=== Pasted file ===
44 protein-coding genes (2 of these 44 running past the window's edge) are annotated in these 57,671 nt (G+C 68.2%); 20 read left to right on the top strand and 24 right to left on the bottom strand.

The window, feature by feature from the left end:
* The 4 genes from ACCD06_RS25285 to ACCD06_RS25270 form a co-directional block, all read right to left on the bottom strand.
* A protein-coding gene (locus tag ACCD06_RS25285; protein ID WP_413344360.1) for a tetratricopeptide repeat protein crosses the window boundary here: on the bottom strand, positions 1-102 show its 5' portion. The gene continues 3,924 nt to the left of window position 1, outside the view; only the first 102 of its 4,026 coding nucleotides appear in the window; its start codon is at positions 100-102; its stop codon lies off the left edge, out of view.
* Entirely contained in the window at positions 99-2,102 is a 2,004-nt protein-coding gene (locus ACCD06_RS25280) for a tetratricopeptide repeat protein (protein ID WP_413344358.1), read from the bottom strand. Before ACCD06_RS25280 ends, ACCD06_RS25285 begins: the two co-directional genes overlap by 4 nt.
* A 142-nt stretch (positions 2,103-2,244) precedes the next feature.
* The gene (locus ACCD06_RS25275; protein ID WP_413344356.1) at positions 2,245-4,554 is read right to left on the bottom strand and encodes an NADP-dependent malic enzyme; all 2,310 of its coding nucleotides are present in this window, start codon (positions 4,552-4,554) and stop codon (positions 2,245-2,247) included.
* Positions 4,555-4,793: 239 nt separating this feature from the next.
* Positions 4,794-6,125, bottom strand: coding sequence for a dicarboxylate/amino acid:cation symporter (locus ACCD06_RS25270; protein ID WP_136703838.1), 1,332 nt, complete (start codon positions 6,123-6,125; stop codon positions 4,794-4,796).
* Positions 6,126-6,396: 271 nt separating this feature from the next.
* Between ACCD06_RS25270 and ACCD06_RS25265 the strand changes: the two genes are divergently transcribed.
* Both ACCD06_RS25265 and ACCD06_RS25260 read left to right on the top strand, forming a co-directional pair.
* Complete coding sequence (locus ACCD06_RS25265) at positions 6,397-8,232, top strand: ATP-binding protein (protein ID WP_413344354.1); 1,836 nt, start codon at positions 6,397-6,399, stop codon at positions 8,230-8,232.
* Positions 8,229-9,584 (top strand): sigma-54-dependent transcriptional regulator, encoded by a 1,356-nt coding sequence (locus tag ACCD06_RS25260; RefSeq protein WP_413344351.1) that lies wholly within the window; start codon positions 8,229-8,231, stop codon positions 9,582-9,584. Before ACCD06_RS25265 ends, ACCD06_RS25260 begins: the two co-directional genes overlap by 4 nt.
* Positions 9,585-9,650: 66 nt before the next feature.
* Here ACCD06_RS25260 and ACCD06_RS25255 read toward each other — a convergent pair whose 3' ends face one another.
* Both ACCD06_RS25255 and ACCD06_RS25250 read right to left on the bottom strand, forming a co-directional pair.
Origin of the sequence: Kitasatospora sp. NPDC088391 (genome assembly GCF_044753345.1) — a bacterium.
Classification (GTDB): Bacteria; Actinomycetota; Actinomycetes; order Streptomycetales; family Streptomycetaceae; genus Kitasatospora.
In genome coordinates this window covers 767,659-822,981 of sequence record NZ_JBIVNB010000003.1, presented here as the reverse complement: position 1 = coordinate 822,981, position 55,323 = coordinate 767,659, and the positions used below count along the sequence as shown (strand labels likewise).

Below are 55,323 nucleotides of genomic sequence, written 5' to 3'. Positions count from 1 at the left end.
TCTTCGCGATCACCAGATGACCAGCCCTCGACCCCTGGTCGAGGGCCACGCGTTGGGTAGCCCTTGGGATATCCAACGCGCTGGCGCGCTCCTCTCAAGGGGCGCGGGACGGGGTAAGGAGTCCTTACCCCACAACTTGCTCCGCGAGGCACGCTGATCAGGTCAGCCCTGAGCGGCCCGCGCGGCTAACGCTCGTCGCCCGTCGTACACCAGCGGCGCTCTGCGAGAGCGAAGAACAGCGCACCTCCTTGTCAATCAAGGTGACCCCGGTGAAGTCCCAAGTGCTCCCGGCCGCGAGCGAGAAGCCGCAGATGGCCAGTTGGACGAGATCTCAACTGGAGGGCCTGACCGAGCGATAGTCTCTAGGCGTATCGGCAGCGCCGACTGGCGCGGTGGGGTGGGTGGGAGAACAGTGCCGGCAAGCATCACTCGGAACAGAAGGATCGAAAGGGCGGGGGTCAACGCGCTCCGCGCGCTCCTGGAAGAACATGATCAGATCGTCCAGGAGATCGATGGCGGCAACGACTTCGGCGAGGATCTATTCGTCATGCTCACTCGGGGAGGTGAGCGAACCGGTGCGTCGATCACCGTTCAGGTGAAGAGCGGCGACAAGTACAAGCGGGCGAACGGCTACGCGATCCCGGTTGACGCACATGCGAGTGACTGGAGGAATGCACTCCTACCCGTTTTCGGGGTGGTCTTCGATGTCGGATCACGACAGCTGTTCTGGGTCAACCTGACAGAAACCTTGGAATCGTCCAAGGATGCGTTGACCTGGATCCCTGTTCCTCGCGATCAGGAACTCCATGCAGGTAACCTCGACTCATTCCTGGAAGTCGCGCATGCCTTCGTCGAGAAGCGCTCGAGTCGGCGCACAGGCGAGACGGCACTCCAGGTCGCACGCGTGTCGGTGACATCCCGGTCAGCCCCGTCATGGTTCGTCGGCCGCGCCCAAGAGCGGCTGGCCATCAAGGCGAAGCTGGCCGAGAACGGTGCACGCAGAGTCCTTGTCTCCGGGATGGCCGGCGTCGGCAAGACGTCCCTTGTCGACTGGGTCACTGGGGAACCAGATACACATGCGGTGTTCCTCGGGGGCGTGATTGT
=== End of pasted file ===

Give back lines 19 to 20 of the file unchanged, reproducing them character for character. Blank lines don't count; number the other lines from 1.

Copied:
Classification (GTDB): Bacteria; Actinomycetota; Actinomycetes; order Streptomycetales; family Streptomycetaceae; genus Kitasatospora.
In genome coordinates this window covers 767,659-822,981 of sequence record NZ_JBIVNB010000003.1, presented here as the reverse complement: position 1 = coordinate 822,981, position 55,323 = coordinate 767,659, and the positions used below count along the sequence as shown (strand labels likewise).